Tuesday, December 11, 2007

Technology and Child Labour

Bibek Debroy, the economist, has made an interesting point in the Indian Express about child labor that should make NGOs, child labor activists and even the government take note. He states that in a societal problem like child labor, passing legislation is not going to solve the problem. Rather he argues that the induction of technology that makes child labor uneconomical will work better and argues that changes in society have rarely occurred because of legislation and activism though they may provide the ballast from which other more relevant techniques are launched. Introduce technology that makes using child labor an uneconomical proposition and over time it will wither away.

Debroy brings out other interesting facts. One that the United States, the supposed custodian of all that is moral in today’s world hasn’t ratified the UN Convention on the Rights of the Child, the seminal document on child rights. Also that when legislation was passed in the US Congress to ban child labor, it was struck down by the US Supreme Court on the grounds that the statute violated a child’s fundamental right to work. What eliminated child labor eventually in the United States was the Great Depression when so many industries shut down that plenty of adults became available for employment at discount prices driving children away from the market for good.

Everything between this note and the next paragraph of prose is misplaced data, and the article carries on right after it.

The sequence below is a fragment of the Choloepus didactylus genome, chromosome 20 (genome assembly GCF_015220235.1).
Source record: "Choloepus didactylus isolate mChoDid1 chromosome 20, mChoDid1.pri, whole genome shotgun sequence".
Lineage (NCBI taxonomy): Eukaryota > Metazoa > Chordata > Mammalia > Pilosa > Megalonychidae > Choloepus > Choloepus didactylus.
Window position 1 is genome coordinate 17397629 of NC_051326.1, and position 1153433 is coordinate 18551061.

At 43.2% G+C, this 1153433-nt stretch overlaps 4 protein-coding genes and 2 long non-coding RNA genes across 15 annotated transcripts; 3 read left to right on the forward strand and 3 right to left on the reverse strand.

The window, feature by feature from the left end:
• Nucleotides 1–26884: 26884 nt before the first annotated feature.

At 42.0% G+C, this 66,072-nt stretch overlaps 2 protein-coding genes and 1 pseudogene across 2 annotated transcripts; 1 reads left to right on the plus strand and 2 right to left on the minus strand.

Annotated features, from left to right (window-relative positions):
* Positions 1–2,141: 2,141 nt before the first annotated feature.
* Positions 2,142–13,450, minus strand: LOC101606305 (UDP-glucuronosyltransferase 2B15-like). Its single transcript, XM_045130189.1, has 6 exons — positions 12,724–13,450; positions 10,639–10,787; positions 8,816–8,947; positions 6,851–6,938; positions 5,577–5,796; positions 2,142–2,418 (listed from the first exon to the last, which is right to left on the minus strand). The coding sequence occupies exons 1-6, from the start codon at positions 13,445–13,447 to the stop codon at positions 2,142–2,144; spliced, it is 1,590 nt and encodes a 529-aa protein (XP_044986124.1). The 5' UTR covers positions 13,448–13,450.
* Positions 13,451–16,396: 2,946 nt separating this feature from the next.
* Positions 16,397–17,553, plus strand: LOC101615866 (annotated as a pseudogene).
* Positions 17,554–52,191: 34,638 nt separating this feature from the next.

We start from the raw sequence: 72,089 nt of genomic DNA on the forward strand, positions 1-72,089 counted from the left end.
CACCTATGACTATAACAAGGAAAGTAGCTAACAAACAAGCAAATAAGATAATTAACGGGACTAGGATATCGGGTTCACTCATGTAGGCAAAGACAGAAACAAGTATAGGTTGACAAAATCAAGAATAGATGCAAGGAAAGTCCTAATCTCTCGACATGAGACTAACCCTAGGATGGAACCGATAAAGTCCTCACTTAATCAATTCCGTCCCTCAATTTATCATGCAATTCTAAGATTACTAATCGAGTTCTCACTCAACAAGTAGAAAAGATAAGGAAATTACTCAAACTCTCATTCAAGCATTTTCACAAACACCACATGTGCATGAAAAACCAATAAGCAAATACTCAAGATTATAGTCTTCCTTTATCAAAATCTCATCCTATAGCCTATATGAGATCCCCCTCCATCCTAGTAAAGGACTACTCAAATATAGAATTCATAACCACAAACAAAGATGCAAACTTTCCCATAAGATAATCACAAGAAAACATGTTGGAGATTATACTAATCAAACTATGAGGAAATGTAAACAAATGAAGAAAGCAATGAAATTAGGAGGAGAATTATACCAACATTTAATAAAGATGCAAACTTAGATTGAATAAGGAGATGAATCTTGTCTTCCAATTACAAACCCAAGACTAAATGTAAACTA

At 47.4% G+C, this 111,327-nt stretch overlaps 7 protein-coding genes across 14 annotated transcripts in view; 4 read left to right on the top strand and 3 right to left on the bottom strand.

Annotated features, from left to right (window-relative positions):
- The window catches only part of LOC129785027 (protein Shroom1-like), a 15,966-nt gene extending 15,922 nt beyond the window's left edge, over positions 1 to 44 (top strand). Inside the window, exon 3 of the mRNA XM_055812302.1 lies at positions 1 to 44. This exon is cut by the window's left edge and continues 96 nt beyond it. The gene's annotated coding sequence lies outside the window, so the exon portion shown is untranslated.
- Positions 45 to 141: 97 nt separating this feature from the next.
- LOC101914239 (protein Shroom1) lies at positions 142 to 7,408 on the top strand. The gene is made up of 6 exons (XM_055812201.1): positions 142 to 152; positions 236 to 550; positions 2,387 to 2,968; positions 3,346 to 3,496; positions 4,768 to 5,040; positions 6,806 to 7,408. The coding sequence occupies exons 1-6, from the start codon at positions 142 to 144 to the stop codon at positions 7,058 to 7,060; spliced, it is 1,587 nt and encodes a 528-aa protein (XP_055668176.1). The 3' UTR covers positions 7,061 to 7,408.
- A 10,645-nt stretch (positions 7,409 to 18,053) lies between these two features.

I find Debroy’s thoughts and his historical illustrations going all the way back to the Industrial Revolution revealing because they are quite out of the ordinary from a typical NGO perspective. Also, it possibly addresses the question that nobody has been quite able to answer – it is fine to ban child labor and insist on children going to schools, but in the typical poor family, the incentive to go to school isn’t there; what is there is the motivation to go to the market place and earn a living. But what if an environment were to be created where technological upgrades made it impossible for a child to be employable unless he first went to school and got some basic education? Would it work?

A Brazilian friend of mine shares his experience. Brazil is a country known for the sheer numbers of street children in its cities. It used to be that kids would drift into big cities like Sao Paolo, merge with street gangs, and do odd jobs along the way, typically as motor mechanics. That was then. But then as cars began to be more advanced in their technology and parts began to get computerized, car repairs required less and less crawling under the belly of a car and poking with a screw driver, and more and more knowledge of how to interpret and fix diagrams on a computer screen.

Eventually it came to the point that it was no longer possible to repair cars without basic school education and some understanding of computers. Kids began to drift into school and began getting educated not because they liked it or school had suddenly become exciting but because to remain employable they needed skills that could only come with education. The goal of education for every child became attainable not because of stringent legislation or strident NGO activism, but because going to school and getting an education became a necessity for sheer survival.

Over time as the profile of the child on the street changed to those of an educated lot, rehabilitation became easier as children taken off the streets had more options and choices than their predecessors and had lesser motivation to return back to the streets once they were resettled. Did economics dissolve the street kid and child labor phenomena in Brazil? Of course not. Did it make the job manageable and the problem containable? Certainly, yes. Will it work in India? Bibek Debroy says so and it is certainly worth a try.

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